Laboratory tests performed on EDTA-whole blood specimens collected from all three individuals were negative for monkeypox virus by PCR and virus culture, as was a rash lesion specimen collected from the 21-year old person. Serologic specimens collected from the 2- and 7-year-old children (on days 14 and 20 post-rash onset, respectively) were also negative for orthopox virus–reactive immunoglobulins. None of these individuals were considered to have had monkeypox virus infection.

DISCUSSION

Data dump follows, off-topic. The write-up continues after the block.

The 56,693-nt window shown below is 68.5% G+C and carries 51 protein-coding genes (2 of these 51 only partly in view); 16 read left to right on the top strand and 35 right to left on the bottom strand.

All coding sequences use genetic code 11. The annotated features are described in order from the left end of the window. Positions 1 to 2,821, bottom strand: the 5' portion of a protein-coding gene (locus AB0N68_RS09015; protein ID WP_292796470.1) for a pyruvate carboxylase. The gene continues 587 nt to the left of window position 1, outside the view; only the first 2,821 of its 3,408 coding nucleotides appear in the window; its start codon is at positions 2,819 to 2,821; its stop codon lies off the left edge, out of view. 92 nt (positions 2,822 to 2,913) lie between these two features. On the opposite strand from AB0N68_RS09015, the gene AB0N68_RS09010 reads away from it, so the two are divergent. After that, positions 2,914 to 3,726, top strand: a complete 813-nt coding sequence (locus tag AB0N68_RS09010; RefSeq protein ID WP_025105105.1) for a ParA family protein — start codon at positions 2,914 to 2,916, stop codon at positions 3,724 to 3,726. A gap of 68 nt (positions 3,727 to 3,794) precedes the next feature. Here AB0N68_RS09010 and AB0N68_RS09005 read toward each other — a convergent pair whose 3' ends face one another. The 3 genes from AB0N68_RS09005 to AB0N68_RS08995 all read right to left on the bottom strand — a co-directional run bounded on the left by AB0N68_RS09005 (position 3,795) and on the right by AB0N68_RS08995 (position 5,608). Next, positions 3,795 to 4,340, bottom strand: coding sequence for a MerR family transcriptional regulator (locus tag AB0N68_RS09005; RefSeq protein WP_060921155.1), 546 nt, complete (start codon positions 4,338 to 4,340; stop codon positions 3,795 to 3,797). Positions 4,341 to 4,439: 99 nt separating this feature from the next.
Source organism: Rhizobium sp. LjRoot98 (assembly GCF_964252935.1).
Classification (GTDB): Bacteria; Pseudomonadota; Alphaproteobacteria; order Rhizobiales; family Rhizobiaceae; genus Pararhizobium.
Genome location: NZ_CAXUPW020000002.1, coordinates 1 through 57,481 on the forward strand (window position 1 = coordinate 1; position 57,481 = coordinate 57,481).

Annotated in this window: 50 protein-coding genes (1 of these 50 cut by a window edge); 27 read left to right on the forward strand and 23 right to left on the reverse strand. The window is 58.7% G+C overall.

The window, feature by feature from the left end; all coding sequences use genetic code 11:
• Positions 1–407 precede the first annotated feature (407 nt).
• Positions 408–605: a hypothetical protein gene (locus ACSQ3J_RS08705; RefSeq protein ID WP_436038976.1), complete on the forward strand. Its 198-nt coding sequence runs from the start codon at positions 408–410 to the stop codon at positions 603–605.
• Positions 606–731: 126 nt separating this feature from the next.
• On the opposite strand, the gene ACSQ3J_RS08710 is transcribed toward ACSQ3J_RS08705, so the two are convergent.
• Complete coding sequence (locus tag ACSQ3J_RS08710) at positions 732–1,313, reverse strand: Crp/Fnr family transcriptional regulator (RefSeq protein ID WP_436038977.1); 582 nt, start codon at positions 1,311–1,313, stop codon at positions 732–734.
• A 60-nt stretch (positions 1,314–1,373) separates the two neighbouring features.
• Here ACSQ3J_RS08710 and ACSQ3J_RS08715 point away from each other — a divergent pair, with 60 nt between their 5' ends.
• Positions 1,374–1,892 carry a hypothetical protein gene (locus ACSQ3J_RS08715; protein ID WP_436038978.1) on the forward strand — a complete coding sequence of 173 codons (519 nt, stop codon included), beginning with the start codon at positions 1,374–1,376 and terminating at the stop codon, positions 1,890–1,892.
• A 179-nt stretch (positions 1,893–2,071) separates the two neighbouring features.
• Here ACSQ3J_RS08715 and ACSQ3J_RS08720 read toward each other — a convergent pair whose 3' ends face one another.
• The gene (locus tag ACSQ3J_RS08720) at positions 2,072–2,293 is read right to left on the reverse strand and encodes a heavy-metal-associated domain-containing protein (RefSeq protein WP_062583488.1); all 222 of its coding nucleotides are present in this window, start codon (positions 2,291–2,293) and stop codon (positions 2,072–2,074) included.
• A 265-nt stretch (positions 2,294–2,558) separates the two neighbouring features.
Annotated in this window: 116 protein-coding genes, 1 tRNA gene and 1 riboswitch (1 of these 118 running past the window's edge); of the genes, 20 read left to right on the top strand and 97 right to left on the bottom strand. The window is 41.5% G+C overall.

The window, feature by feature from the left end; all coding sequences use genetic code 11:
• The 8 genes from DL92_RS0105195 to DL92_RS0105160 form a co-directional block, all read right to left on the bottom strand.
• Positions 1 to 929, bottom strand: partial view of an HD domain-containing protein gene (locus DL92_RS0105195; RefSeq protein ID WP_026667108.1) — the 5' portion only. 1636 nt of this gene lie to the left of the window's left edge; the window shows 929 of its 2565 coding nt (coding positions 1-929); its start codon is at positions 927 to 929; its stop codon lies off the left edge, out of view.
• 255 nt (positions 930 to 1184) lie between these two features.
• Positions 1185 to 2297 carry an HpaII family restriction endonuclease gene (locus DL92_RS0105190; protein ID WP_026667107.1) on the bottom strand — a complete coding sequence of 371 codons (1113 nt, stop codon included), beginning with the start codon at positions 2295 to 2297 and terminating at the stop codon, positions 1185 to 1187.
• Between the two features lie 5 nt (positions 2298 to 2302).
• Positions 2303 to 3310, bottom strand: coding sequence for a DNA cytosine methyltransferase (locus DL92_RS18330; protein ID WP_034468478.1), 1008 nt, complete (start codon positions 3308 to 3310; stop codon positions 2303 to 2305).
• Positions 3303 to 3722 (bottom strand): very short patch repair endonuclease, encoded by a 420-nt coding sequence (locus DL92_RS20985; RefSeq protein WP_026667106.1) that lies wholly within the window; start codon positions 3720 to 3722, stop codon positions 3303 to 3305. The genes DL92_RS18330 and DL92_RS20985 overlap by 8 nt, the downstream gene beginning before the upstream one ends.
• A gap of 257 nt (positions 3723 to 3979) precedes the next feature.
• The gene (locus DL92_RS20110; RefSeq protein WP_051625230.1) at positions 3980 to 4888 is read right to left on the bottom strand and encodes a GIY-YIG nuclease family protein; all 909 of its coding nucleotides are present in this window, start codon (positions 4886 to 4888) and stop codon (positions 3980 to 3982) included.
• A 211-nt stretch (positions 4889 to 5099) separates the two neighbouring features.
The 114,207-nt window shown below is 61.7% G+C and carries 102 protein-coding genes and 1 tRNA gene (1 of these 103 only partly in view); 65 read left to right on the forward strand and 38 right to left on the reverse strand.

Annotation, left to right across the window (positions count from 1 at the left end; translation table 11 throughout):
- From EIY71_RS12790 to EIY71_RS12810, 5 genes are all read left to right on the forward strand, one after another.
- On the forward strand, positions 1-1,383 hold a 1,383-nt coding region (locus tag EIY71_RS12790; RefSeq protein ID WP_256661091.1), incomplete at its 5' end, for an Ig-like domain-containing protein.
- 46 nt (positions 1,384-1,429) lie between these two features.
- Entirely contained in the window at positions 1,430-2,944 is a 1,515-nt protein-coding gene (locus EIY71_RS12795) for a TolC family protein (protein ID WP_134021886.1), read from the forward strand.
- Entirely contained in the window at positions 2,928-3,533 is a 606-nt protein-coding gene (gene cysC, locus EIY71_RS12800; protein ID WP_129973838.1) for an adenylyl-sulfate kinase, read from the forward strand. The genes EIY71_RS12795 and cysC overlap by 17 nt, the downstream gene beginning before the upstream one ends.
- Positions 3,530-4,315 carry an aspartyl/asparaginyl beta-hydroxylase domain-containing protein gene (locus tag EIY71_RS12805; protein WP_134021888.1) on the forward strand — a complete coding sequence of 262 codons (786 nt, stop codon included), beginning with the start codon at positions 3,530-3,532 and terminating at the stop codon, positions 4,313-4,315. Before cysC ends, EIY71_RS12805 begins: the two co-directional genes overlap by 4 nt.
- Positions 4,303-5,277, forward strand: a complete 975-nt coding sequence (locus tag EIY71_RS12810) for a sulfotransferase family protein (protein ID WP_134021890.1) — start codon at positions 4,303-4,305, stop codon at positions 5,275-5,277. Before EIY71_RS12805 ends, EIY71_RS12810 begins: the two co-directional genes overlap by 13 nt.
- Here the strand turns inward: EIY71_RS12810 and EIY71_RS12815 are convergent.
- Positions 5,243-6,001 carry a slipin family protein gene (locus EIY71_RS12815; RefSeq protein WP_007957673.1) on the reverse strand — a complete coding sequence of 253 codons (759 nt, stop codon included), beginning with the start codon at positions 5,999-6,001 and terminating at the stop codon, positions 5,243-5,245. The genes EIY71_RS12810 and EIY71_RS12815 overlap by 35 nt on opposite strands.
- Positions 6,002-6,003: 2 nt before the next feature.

This report describes the first outbreak of human monkeypox to occur in the Republic of Congo. A hospital-based outbreak, even in a region endemic for monkeypox, raises concern for several reasons, including health care worker safety and potentially diminished local access to health care. No health care workers were observed to have become ill during this outbreak, but there was hospital-associated transmission occurring either within the confines of the hospital itself or on the hospital grounds, where neighborhood children and children of hospital workers socialized together.